He didn’t know how he’d ever made Sergeant. Born Rafael Roberto Robles, Rafael had always had an anxious temperament. He’d inherited it from his father, a relapsing alcoholic that had committed suicide when Rafael was only eleven. His mother always told Rafael that his father had been haunted by personal demons that he could not conquer and that he had died from an illness, no different than pneumonia or Huang Gao’s Disease. Rafael understood, but much like his current predicament with the straps, he’d been unable to reconcile his rational understanding with his emotional turmoil.

          He’d joined the army still battling both anger and grief over his father. Anger, because his father had been too afraid to face living, and grief in that his father had been compelled by his anxieties and depression to believe that death was his only option. When he’d signed on, Rafael determined that he would face down death, and that he would not be defined by his father. Now, sweating as the descent capsule Cerebus tugged against its primary parachute and clutching the safety handle for dear life, he could only speculate that his promotions came down to nothing more than attrition. He’d survived his engagements where others had not, even if by blind luck. Courage had nothing to do with it.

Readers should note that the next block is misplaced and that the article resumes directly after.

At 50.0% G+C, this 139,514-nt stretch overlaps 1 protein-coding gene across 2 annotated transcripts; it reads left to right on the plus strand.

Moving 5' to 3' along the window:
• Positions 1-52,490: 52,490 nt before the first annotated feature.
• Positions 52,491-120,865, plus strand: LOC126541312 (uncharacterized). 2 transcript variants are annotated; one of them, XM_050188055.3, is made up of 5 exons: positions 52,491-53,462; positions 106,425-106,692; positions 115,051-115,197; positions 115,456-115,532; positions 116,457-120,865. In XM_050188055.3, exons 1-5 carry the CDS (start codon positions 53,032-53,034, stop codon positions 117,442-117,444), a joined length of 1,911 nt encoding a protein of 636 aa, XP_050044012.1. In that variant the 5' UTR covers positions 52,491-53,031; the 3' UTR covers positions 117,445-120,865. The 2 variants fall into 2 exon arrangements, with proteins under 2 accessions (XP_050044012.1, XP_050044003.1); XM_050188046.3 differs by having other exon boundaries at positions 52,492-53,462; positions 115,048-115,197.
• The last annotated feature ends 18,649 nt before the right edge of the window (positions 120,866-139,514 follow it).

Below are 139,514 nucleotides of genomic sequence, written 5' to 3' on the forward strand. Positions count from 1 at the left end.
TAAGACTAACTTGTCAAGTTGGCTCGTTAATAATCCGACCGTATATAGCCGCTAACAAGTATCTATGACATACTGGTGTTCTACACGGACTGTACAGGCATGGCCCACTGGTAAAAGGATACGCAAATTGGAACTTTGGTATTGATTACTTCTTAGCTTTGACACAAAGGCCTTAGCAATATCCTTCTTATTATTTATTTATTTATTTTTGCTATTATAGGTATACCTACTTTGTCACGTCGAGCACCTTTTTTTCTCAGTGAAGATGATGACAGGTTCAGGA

“Sergeant Robles!”

          Staff Sergeant Simmons, jaw set, locked eyes with Rafael. This was his third engagement with Simmons, but he still couldn’t look the man in the eye without freezing like a deer in headlights.

          “Yes, sir.”

          “I need you focused.”

          Great, focused. That’s nice. We’re in a free fall, our fate in the hands of 100 yards of fabric and a tiny web of rope, and not a damn piloted system to control, but I better stay focused. You know, in case there’s an emergency for me to gape at. All of this ran through his head, but Rafael didn’t dare speak it out loud. Simmons scared the Holy Bejesus out of him. It was his eyes. They were black as midnight, and he swore they didn’t shine with even a hint of life. Never had such a man existed with eyes deader than those of Staff Sergeant Simmons. He was a devil made flesh.

          “Yes, sir. I’m focused, sir.”

          “Good. Stay sharp.”

          Sharp. Yeah, I can do that. Rafael lessened his grip on the safety handle relaxing into the soft comfort of the crash couch. That’s when the good doctor burst in from the peanut gallery.